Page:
“And when you ask them to smile to the customers, they ask you why? They don’t smile to us; they don’t look at us,” Nejjar said.
* * *
Morocco has less income inequality than the United States does. On the Gini Index, where 0 is perfect equality and 1 is perfect inequality, Morocco has a coefficient of .41 and the US scores .45. Charles Murray, a scholar at the American Enterprise Institute, has written extensively on class divergence in the U.S. His book, Coming Apart: the State of White America, 1960-2010, shows that increasingly, class difference is more than economic. His research, based on the General Social Survey, shows that the upper class has become culturally sealed off from the rest of the country. They buy different kinds of cars, care about the environment and body weight, raise their children differently, want different vacations, and don’t care about professional sports like many other Americans do. Though class difference manifests differently in Morocco, the division is not uniquely an American problem.
To avoid making the internship a comedy a la The Simple Life, L'Ecole de Gouvernance et d’Economie requires students to prepare for the experience. Students write a letter of motivation outlining what they hope to learn and their commitment to the company to be reviewed by a jury composed of professors and administrators. After the experience, students write a 10-page reflection and present on what they learned to the jury. Nejjar said she realized how much she learned largely through the reflective process.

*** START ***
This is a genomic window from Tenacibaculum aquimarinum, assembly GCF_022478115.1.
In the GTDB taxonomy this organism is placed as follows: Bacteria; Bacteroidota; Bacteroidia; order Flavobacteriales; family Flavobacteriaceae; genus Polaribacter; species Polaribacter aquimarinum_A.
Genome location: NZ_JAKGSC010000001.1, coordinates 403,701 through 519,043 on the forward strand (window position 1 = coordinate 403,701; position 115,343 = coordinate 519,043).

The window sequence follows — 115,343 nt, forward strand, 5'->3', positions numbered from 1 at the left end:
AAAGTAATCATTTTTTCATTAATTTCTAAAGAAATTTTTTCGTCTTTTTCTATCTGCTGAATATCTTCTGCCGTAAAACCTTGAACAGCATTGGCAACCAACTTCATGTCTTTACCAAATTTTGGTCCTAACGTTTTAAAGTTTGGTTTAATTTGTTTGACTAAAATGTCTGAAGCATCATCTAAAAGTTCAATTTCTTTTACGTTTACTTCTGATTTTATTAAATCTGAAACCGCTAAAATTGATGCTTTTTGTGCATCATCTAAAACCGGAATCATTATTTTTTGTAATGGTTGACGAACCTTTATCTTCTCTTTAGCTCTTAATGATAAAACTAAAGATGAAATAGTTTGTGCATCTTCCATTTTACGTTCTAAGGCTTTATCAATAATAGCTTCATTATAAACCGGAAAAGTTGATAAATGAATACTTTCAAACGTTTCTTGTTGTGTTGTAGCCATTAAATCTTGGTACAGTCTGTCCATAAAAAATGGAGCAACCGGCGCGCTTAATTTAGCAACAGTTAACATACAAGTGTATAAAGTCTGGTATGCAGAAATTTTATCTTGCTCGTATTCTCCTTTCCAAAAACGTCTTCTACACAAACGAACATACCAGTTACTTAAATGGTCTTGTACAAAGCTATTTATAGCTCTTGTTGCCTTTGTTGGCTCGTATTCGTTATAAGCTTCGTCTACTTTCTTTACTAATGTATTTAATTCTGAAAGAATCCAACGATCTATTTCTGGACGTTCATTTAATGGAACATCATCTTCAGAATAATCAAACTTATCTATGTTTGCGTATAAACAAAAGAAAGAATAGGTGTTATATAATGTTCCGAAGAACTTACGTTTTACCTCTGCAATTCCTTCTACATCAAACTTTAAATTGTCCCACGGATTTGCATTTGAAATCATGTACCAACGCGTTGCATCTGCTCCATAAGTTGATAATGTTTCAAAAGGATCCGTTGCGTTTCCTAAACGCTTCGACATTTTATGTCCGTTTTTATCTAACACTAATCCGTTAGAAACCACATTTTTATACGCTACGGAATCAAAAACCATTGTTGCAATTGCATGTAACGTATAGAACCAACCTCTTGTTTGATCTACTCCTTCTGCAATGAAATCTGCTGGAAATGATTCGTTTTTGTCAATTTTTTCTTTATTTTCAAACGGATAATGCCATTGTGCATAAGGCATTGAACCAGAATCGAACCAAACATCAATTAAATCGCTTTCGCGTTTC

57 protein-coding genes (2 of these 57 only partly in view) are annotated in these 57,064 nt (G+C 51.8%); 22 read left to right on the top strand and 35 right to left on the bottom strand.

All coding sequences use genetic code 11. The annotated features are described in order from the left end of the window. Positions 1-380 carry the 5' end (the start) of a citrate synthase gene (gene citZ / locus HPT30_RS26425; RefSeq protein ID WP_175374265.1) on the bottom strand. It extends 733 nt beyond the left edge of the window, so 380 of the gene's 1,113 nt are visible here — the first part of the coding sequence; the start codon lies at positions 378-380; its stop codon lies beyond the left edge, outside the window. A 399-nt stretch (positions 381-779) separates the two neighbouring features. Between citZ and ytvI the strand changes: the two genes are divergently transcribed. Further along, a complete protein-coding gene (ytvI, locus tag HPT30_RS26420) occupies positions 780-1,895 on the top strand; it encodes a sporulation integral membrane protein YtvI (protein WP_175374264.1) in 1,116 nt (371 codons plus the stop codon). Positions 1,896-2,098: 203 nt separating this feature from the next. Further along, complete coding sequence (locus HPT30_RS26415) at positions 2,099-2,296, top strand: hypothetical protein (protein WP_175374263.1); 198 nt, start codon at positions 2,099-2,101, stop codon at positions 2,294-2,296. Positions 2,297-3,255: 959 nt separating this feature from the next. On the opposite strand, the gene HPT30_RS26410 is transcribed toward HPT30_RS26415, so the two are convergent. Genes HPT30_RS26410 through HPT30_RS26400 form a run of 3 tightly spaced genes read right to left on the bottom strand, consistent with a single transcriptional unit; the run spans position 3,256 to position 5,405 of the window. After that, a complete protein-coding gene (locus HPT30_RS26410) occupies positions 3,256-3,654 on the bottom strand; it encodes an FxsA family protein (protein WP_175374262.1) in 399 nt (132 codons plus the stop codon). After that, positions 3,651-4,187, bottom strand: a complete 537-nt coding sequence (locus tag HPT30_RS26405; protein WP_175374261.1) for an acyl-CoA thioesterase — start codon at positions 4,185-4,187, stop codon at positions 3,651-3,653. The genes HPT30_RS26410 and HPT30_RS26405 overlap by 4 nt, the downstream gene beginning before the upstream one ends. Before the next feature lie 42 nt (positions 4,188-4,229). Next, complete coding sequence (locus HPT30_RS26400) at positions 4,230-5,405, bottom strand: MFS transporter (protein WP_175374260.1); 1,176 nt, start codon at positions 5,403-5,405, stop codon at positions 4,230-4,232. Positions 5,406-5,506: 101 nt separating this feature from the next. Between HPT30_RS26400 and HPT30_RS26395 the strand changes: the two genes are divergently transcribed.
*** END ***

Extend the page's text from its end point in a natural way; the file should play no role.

Of course, not everyone gets the same experience out of the program. Some students don’t take it seriously and skip out on work. Others, like Nejjar’s sister Soraya, are assigned to firms where there isn’t as much income inequality—though Soraya still found the experience useful to learn about leadership.
Sawsene Nejjar found her experience to be illuminating. Over time she became close with her co-workers, and two years later she continues to drop by and visit. Still, Murray expressed doubt about the internship’s effectiveness toward providing a full understanding of other classes, citing his and others’ experience with Thailand.
“They come back after say half a year—they’ve done a semester abroad, something like that,” he said. “And they think they know a lot more than they know, and they still have not gotten anywhere into the rhythms of life in a different culture, the social cues. They were still very much outsiders after six months. Would I rather have that than nothing? Or the kinds of kids growing up in the bubble that I wrote about? Yeah, I guess I would rather have six months than nothing, but it has the downside of making people think they understand something they don’t really understand.”
Murray’s skepticism aside, it’s hard not to think of the good a program like this could do in the U.S. Would Walmart host a food drive for its sales associates if its C-suite employees and board members spent a month cleaning the store bathrooms? Would McDonald’s suggest its full-time employee of 10 years apply for food stamps to make ends meet if its leaders spent a month flipping burgers and mingling with the hoi palloi? Maybe minimum wage would keep up with inflation if our congressmen and senators sold furniture.